In the presentation, she spoke of her background (a self-proclaimed “faculty brat”), issues with the current higher education system (particularly Generation Y turning into Generation Debt), and, most interesting, the role of technology in the future of higher education. As she stated in her presentation, and in a recent interview with Shareable.net, her qualms with the current system of higher education (in line with the Saylor Foundation’s views) include high cost, poor access, and questionable quality, all causes of many people not receiving the education they desire. Higher education must innovate and the answer is open education.
Perhaps the most notable takeaway from that presentation was Kamenetz’s most recent book, The Edupunks’ Guide to a DIY Credential. Supported by the Bill & Melinda Gates Foundation, The Edupunks’ Guide is “a comprehensive guide to learning online and charting a personalized path to an affordable credential using the latest innovative tools and organizations.” The guide is designed keeping in mind the so-called “Edupunk,” a recently debated term that, according to Ms. Kamenetz, means someone “who doesn’t fit the traditional college mold because of their interests or circumstances but who are interested in learning and furthering their educations.” It provides advice on doing research online, writing a personal learning plan, along with several other areas including how to earn a credential.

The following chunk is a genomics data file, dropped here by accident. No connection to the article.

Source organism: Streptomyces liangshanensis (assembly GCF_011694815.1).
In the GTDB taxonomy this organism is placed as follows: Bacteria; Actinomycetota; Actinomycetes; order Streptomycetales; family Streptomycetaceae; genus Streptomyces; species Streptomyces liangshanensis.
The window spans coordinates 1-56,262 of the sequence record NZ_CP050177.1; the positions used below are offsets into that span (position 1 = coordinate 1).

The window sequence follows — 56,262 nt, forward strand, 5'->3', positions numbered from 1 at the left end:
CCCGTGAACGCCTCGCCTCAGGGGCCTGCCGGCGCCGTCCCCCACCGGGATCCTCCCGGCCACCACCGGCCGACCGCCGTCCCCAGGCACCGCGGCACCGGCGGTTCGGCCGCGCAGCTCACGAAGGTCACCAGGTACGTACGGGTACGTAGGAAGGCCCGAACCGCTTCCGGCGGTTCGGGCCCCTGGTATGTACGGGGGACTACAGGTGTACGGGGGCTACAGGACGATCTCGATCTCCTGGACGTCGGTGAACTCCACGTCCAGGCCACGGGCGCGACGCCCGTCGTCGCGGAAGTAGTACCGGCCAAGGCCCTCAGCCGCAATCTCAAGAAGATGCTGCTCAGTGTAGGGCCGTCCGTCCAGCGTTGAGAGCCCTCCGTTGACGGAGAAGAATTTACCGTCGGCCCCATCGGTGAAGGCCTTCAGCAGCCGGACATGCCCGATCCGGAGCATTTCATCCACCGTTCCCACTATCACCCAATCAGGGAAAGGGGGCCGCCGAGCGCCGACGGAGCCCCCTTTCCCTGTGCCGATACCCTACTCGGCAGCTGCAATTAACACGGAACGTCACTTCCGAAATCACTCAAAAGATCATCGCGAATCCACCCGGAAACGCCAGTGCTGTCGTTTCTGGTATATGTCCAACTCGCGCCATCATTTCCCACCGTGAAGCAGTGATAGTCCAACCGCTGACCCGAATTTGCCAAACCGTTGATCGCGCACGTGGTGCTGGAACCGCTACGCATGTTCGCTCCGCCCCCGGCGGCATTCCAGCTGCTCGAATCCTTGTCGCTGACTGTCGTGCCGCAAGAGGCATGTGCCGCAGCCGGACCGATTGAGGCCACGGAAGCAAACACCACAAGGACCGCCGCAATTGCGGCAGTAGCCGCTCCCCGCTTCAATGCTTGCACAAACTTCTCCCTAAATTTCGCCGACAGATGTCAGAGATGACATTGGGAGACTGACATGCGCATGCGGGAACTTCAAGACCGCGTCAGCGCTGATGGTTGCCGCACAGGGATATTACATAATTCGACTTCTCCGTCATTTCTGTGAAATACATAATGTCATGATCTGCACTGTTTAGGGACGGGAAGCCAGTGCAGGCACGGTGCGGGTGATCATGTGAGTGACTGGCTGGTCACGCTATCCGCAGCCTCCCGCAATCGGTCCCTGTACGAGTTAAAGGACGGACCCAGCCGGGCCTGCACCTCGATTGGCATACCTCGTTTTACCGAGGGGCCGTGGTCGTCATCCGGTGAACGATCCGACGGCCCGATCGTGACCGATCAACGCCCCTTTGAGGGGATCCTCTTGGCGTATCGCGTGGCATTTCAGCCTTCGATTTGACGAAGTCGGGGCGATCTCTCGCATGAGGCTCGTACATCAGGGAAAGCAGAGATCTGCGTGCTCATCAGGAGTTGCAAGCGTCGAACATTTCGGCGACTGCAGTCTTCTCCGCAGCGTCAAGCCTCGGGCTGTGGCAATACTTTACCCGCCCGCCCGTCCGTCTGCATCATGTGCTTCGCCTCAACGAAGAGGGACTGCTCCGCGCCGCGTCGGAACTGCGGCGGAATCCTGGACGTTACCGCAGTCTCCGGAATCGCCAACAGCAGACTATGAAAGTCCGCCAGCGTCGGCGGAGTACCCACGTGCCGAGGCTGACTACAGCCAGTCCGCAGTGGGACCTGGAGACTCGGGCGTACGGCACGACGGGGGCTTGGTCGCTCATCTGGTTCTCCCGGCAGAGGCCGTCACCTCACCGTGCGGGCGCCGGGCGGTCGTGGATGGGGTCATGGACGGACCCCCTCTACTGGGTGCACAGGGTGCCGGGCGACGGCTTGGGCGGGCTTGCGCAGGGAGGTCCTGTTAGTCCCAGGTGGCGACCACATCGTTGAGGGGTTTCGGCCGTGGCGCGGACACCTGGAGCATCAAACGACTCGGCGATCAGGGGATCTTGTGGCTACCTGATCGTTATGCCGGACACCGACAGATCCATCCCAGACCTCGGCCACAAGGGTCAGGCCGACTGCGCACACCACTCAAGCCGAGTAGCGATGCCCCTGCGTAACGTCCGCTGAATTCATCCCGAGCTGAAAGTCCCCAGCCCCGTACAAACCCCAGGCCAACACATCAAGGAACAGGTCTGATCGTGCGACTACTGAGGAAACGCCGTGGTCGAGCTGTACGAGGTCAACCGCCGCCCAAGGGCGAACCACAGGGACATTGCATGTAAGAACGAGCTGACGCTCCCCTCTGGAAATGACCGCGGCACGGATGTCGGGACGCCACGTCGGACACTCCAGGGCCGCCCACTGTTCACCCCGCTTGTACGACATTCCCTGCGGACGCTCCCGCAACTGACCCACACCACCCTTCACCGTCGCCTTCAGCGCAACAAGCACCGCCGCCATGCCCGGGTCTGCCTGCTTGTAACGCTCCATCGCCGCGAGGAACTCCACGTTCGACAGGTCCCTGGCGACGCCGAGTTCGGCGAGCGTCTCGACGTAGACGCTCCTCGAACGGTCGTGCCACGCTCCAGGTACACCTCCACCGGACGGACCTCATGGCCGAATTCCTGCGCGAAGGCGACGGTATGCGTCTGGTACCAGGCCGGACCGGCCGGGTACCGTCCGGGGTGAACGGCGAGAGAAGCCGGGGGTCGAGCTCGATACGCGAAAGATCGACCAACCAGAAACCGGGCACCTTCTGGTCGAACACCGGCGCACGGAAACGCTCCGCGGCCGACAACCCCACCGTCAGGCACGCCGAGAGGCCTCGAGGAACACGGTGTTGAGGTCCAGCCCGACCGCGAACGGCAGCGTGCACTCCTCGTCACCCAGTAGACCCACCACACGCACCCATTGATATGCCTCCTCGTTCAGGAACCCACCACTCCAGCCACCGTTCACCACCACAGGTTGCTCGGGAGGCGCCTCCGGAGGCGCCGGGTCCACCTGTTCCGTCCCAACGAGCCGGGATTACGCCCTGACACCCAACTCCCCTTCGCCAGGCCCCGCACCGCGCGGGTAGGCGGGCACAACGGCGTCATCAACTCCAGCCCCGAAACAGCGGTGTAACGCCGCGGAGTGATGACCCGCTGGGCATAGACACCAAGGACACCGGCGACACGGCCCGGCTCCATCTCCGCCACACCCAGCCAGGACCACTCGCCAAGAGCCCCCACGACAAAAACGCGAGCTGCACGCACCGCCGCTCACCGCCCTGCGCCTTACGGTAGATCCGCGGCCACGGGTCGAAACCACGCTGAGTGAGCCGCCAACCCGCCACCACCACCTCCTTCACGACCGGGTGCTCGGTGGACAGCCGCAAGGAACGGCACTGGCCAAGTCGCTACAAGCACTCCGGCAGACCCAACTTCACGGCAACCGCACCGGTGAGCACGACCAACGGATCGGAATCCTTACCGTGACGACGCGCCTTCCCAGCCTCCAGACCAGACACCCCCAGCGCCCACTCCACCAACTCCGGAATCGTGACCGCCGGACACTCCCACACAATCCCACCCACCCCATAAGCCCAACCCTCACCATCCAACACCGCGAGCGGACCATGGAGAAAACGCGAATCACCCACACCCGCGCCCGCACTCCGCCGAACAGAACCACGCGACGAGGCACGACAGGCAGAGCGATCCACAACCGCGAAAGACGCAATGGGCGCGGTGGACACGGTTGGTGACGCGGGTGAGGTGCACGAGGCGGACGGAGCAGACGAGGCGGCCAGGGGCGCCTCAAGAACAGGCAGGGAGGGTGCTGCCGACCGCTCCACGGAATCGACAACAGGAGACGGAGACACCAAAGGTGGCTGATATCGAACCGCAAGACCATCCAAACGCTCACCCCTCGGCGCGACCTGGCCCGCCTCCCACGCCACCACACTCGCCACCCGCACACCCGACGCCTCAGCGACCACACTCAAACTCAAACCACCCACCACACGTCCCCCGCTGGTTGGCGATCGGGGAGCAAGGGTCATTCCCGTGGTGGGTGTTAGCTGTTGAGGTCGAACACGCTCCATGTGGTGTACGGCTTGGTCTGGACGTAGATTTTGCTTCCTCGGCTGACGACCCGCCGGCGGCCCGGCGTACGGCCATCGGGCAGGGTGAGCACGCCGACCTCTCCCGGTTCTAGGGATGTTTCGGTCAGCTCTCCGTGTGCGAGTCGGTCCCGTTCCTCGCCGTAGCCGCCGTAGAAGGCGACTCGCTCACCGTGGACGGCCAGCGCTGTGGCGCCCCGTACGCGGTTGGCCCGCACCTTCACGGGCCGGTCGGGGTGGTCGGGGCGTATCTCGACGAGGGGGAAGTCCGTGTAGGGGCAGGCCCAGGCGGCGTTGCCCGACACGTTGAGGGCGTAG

Be sure to browse The Edupunks’ Guide, which is available for a
free download here [edit 04/2017: a copy is available via the Internet Archive, here]. I think you’ll come away with some excellent resources. An extra bonus: you’ll find the name of your favorite foundation in the guide. Yes, that’s right: head over to page 76 of the guide to see a review of our courses! We are forever grateful to Ms. Kamenetz for including Saylor.org as an Open Content destination.
And, if you’re interested in viewing her presentation, you’re in luck! The Smithsonian recorded the presentation and has made it available here. Check it out – and stayed tuned to The Saylor Journals for more helpful resource and tools.